5 Reasons To Use eLearning

In the coming weeks, we’ll be looking into some new techniques and emerging trends that are generating excitement in the field of online learning.

But before then, we’ll step back a little to review some of the reasons why this form of education is such a worthwhile endeavour.

Let’s begin with a question.

What is eLearning?

Electronic learning or eLearning (variously denoted as e-learning, elearning, or e learning) is a form of education which uses digital / electronic technology and media with online methods of delivery, to supplement or replace traditional training methods. It’s also referred to as online training or online learning.

eLearning courses are typically conducted in modules, which are short sessions that cover a specific topic or aspect of a larger body of information. These modules may contain images, text, audio, video, questionnaires, quizzes, and reference documents or links to relevant resources on the Web.

With applications for corporate training and the rise in popularity of Massive Open Online Courses or MOOCs, eLearning has become a practical alternative to more traditional forms of education. There are several reasons for its growing appeal.

1. Learning All the Time

With educational resources hosted on the Internet or on company intranets, learners have access to training materials at any time of day. So long as there’s a connection to the relevant network, learners can take course modules in the office, at home, or on the road, using a range of devices – and from any location across the globe.

After a course or module has been completed, students still have access to it, plus any supplementary materials and resources. So they can review what they’ve learned, or delve into related subjects.

This has become especially relevant, with the rise in the working population of Millennials. This group, comprising individuals born in the years between 1976 and 2000 is expected to make up around 46% of the labour force in the US, by 2020. And in surveys, these people consistently voice a preference for continued learning opportunities, as a contributor to job satisfaction.

2. A Personal Experience

With multimedia and the latest software, course designers can use multiple methods of delivery, to communicate the course content. And with the use of learning analytics tools and continuous assessment exercises, it’s possible for courses to be intelligently tailored, to suit an individual learner’s needs.

So not only do learners have access to eLearning materials at their own convenience, the materials themselves may be presented in a way unique to each learner, as they progress through a course. Based on a learner’s past performance, new exercises may be suggested to help them improve in areas where they may be lacking. Or the system might point them in the direction of resources and tools that could help in subsequent modules.

Adaptability like this ensures that each learner’s journey through a course will be a unique, self-paced, and personal one.

3. Collaboration and Debate

An eLearning course may be a personal journey, but there are other individuals taking it, as well. And a well-designed programme will take this into account, by providing forums and outlets for trainees to give commentary and feedback on the material they’ve learned, work on team or group projects, and interact with tutors, course facilitators, and other students.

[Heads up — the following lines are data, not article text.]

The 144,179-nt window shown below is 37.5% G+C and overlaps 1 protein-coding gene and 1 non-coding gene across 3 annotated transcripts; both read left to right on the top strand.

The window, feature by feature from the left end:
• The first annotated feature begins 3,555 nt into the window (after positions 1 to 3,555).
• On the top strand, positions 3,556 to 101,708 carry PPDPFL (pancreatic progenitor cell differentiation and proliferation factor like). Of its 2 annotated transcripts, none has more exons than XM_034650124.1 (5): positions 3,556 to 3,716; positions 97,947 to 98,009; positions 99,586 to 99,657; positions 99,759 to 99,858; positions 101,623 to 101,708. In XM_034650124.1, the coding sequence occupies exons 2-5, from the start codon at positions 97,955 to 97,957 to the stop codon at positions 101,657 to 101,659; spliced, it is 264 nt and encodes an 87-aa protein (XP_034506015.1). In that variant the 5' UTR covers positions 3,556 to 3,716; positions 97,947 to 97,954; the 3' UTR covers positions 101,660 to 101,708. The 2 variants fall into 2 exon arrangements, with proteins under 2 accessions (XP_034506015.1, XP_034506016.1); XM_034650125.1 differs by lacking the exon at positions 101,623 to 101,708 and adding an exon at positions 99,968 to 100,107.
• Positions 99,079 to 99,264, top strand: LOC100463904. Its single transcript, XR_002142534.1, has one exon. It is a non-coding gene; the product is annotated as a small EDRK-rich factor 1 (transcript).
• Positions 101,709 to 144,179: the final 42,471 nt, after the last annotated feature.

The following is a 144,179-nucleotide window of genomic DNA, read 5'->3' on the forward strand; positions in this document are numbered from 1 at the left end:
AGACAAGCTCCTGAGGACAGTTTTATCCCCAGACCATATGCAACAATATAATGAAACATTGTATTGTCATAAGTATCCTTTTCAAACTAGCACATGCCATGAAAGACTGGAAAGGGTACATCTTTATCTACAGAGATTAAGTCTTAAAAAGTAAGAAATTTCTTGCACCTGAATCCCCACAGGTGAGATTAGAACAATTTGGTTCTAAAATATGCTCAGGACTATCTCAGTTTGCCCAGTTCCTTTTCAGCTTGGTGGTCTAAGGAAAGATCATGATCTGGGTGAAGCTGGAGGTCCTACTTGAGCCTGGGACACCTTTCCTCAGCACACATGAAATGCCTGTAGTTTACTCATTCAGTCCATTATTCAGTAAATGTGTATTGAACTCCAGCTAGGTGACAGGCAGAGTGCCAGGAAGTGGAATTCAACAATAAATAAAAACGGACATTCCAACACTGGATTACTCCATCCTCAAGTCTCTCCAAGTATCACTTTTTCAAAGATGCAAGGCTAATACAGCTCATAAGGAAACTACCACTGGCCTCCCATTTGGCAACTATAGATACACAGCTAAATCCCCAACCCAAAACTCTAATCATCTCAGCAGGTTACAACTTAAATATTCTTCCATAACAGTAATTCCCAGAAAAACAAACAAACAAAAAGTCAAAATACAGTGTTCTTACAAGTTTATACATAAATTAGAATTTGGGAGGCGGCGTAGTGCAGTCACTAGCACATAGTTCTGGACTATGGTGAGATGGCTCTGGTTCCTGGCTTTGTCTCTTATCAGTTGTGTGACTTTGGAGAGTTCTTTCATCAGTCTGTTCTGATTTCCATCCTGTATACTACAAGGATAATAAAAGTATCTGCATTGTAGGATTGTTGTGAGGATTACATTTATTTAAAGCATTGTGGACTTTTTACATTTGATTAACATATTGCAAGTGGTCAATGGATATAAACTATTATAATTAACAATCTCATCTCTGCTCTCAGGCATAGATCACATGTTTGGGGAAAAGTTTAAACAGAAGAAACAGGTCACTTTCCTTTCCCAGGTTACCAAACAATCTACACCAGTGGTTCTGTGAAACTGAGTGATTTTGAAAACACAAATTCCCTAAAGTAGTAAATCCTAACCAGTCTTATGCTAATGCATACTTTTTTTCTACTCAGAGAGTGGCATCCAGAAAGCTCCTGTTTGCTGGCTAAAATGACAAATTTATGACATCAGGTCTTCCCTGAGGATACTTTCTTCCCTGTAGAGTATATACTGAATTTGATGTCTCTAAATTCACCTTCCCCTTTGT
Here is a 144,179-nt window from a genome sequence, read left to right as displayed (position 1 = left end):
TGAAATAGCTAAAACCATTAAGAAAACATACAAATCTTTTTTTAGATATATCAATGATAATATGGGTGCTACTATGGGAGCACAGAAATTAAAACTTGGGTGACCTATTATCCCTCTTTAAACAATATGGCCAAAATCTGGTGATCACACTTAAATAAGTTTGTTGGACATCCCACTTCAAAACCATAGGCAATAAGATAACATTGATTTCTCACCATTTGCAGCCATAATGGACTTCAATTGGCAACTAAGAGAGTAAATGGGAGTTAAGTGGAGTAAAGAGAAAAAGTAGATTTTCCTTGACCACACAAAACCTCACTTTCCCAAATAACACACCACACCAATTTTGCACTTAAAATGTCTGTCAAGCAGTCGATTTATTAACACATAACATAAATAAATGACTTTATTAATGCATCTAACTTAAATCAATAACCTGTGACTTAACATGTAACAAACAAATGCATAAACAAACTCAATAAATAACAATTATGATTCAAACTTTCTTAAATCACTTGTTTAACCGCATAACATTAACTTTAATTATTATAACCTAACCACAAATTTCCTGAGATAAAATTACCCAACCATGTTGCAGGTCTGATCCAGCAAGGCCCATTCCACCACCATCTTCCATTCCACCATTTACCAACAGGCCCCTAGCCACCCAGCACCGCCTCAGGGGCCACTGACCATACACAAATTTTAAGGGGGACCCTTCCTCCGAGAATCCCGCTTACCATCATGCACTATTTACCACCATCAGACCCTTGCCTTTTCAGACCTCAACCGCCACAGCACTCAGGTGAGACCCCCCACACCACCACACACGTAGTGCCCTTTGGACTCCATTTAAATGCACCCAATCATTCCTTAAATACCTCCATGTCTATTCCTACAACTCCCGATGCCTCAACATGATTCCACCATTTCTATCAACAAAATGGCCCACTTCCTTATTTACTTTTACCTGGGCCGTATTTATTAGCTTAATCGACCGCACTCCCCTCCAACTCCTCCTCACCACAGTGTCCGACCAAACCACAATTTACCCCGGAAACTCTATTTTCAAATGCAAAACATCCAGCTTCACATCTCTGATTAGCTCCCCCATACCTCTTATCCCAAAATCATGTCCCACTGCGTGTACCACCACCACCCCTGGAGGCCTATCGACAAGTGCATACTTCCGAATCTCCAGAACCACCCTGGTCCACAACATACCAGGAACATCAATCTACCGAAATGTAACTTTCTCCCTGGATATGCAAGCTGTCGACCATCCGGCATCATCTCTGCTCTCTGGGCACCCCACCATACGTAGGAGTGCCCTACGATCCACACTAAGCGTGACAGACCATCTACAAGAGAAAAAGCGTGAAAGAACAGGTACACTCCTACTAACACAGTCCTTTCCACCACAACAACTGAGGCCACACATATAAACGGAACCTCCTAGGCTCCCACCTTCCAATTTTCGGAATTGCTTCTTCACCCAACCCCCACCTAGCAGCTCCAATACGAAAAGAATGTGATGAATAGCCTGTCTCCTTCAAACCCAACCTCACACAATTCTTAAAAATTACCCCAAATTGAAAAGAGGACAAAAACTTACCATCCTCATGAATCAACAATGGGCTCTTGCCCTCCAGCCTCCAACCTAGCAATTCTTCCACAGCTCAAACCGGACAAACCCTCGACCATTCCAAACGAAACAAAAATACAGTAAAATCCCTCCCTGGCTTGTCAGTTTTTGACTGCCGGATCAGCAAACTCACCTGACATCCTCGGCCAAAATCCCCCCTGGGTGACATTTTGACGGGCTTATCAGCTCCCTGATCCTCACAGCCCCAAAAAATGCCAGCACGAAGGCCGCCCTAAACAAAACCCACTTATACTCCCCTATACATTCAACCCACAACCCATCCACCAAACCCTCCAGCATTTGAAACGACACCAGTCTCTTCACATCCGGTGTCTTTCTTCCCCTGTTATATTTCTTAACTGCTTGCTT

This interaction can be a benefit to all concerned. As well as necessary human contact during the online training experience, learners can trade ideas, discuss issues, and gauge their performance against that of their peers. For course designers and facilitators, the personal communication with those taking the course can be an aid in drawing up assessments, and the feedback they receive can throw up flaws or glitches in the system and suggest improvements to be made for future training programmes.

4. Engagement, Retention, and Consistency

Common sense and scientific evidence suggest that we learn new facts and methods more quickly and retain that knowledge for longer, if we’re invested in what we learn. Knowledge presented in an engaging, interactive, and innovative way is key to this – and eLearning systems are ideal for delivering this kind of content.

Videos, podcasting, image-based exercises and group activities are some of the methods available, but gamification is the buzzword in this sector. Here, the training modules are wrapped up in the imagery and methodology of interactive games – with points-scoring, awards, merit badges, leader-boards, and all the trimmings. These elements help promote learning and knowledge retention by increasing the learner’s involvement in the course, lightening the mood, and reducing stress.

5. Lower Costs and Less Environmental Impact

Traditional training methods typically involve the employment of a live instructor, and the fitting out or hiring of a specialised venue. The provision of printed handouts and / or power outlets for audio-visual equipment and the charging of student laptops and mobile phones may be another factor.

All these things cost money, consume physical resources, and add to an organisation’s level of carbon dioxide emissions.

By contrast, eLearning is a paperless medium – and one which doesn’t require the physical presence of an instructor. All the course materials, supplementary resources, and communication links to real live tutors and facilitators may be hosted on an online platform. This keeps costs down, and reduces the carbon footprint of the education process, as a whole.

As you can see, eLearning is a sound financial proposition, and an effective medium for providing education to potentially limitless numbers of people.

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